(CNN) - The battle in Massachusetts between Sen. Scott Brown and Elizabeth Warren for U.S. Senate is locked in a dead heat, two polls released this week indicated.
One poll, from Western New England University, showed Warren edging Brown 50%-45%. Another survey, from WBUR, showed Brown with the advantage, netting the support of 47% of likely Massachusetts voters compared to 43% for Warren. Margins in both polls were within the sampling error.
– Follow the Ticker on Twitter: @PoliticalTicker
– Check out the CNN Electoral Map and Calculator and game out your own strategy for November.
The two candidates are waging a bitter fight in the state, with Brown raising questions about Warren's claims to Native American heritage and Warren volleying back, asserting Brown has ties to big banks on Wall Street.
The two last debated October 1. At that event, both candidates stuck to messages of independence from their respective parties, as well as the barbs they've used on the campaign trail and in television ads.
"I vote about 50 percent with my party and about 50 percent with the Democratic Party," Brown said at the debate, held at the University of Massachusetts-Lowell. "That's a lot different than what Professor Warren would do."
Sitting next to Brown at a table on stage, Warren took issue with the senator's self-portrayal as a bipartisan lawmaker.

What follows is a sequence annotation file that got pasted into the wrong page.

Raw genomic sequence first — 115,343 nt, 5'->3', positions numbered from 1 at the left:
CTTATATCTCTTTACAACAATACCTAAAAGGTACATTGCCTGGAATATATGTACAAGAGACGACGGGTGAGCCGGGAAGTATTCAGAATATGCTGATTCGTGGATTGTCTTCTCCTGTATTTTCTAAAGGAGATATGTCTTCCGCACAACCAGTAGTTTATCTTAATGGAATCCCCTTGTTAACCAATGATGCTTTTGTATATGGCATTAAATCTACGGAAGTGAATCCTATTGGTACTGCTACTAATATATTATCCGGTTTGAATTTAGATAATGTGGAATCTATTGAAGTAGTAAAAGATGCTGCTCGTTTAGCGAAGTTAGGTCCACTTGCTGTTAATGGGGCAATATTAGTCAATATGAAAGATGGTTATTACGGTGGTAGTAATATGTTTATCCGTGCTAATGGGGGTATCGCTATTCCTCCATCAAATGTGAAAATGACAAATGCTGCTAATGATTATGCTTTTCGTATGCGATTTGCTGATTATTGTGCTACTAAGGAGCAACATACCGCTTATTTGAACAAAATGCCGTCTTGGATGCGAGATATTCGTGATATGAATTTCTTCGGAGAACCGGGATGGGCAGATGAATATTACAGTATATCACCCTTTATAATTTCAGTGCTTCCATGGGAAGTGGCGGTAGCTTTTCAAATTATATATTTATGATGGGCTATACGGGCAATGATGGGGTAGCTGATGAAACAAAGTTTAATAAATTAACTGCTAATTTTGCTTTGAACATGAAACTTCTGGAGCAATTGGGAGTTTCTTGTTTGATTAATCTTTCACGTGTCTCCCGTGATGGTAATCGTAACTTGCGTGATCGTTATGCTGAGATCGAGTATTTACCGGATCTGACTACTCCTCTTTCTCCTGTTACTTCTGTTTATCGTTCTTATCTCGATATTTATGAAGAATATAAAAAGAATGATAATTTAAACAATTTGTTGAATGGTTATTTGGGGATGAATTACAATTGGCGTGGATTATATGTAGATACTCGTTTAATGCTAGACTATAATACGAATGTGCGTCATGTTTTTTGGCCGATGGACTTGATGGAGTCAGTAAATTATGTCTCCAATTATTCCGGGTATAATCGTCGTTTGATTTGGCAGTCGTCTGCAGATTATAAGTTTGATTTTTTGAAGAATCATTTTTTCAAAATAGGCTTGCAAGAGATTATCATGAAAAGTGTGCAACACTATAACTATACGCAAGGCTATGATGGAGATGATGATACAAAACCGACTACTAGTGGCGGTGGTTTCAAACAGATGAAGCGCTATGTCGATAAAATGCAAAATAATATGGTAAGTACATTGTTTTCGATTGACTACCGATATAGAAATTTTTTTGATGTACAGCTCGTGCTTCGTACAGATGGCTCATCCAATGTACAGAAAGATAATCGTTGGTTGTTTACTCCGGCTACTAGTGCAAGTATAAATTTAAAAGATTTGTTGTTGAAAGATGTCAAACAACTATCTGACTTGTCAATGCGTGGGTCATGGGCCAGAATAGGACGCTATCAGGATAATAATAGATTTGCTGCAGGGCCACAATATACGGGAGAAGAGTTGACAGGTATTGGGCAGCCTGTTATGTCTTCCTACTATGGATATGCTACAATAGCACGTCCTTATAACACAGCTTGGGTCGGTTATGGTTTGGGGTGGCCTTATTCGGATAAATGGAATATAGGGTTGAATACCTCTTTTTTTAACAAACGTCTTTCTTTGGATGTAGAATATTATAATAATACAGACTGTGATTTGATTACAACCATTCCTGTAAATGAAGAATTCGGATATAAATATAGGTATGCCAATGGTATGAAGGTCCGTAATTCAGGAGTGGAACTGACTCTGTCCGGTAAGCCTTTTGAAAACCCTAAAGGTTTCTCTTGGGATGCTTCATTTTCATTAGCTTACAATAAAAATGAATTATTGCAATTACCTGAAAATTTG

Asked, however, whether she felt she could work with any current Republican members of the Senate, Warren named only retiring Sen. Dick Lugar of Indiana, who lost his seat in a heated primary battle earlier this year.
Pressed further, the Harvard law professor said it would "depend on the issue" and pointed to her experience "working across the aisle" when she served as Obama's adviser during the formation of the Consumer Financial Protection Bureau.
The Western New England poll released Monday surveyed 440 likely voters by telephone between September 28 and October 4, and the sampling error was plus or minus 4.7 percentage points. WBUR's poll surveyed 501 likely voters by telephone October 5-7, and the sampling error was plus or minus 4.4 percentage points.
CNN's Ashley Killough and Kevin Liptak contributed to this report.